Mmm, the roast chestnuts you were telling me about sound very tempting – I will add them to my Christmas shopping list! Your post started me thinking about all the delicious aromas that we associate with Christmas and it’s also one of the themes of a book I’ve been reading lately, Nigel Slater’sThe Christmas Chronicles. As I mentioned on Instagram , I first read about it on Nikki Garnett’s blog, midlifechic and then ordered it from my local library. It offers an inspiring view of winter as a season to be savoured and enjoyed rather than endured and, to help with this, it suggests filling the house with the scents of the season.
Evergreens, bay and hyacinths
As well as the Christmas tree and evergreen garlands, Nigel Slater suggests using bay leaves, bay oil or candles and, my particular favourite, hyacinths. If you haven’t planned ahead and planted your own to flower at Christmas, they aren’t expensive to buy, ready potted and in bud, and they’ll add colour and scent to the house for several weeks. I think they always seem like a promise of spring, which I can always do with at this dark time of the year.
As this is our last post in 2018, I’d like to wish you and everyone who reads our blog a wonderful Christmas and all the very best for the new year. I will see you here again on January 18th. Until then,
I’m roasting chestnuts as I write – no better tradition at this time of year, when December is almost upon us, the lights are twinkling in the windows and the snow is flurrying. I do miss the chestnut sellers on English street corners and their little blackened paper bags of steaming hot chestnuts. But since I can’t hop across the Atlantic anytime soon, this is my simple go-to recipe at home:
Preheat oven to 200C/400F
Carefully cut an x on the flat side of each nut, using a sharp paring knife
Lay the chestnuts, x-side up, in a single layer on a baking sheet
Roast for about 30 minutes
Cool, peel and enjoy
While I’m reminiscing, I’ve also been browsing through a book called Simply Tradition. It’s written by a friend of mine, Kierste Wade, whose children play violin with J. She writes a wonderful, inspirational blog, too, called Simply Kierste. In both places she has a lovely holiday idea for families – a Christmas Kindness Countdown Chain. I remember making paper chains with my grandmother when I was a child, and Kierste’s idea is all about turning this into a family advent tradition where you write down ideas for helping others on the strips of paper, and then add a strip to the chain each day as you put your ideas into action.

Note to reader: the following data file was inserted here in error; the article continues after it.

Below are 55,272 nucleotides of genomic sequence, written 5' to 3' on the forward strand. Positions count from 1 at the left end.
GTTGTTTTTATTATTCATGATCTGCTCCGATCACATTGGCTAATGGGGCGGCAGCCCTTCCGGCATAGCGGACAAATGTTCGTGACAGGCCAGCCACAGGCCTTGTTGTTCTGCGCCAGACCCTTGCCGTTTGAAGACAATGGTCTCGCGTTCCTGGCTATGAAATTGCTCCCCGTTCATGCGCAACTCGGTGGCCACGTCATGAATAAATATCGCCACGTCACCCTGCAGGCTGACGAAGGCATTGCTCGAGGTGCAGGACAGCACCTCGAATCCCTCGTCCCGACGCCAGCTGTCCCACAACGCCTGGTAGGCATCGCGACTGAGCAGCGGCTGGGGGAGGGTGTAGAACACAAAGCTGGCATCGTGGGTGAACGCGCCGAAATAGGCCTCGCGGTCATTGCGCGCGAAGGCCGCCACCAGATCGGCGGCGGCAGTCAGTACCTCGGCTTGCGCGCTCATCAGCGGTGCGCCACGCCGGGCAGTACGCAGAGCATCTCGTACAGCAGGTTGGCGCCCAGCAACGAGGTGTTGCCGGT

Simple and meaningful. Just what the season should be all about.
Chestnuts are ready! I hope you can enjoy some too this holiday season.
Happy Advent! I can hardly believe we are into December. Thanks so much for all those gift ideas. What wonderful ways to do some good – and extremely handy for me, as I haven’t even begun my Christmas shopping yet!
One thing I did buy, though, was a children’s Advent calendar. It’s from a grocery store here called Trader Joe’s, and I love the concept – each door suggests doing a simple good deed, and rewards you with a piece of chocolate.
Action for Happiness has a similar Kindness Calendar, which is printable or shareable over social media. This one could be for anyone, adults or children, and goes all the way through December. I particularly like the 26th – switching off digital devices and really listening to others. To me it’s a reminder to be present, when it’s otherwise so easy to get caught up in all the busy-ness of the season and let what’s most important pass you by.
I liked this article on the BBC website, too, about a ReverseAdvent Calendar, where you create 24 numbered compartments in a cardboard box, or perhaps re-use old wine bottle carriers, and each day add an item that you can donate to a food bank or other good cause.
These are all such nice ways for parents and children and indeed, anyone, to remember others and spread a little extra happiness in this holiday season. I would love this to become a family tradition. And I wonder if the idea could be adopted too for other traditions at this time of year, such as the eight days of Hanukkah or seven days of Kwanzaa.
I’m sure we’ll be in touch again before Christmas. In the meantime, I hope you enjoy all your upcoming festivities!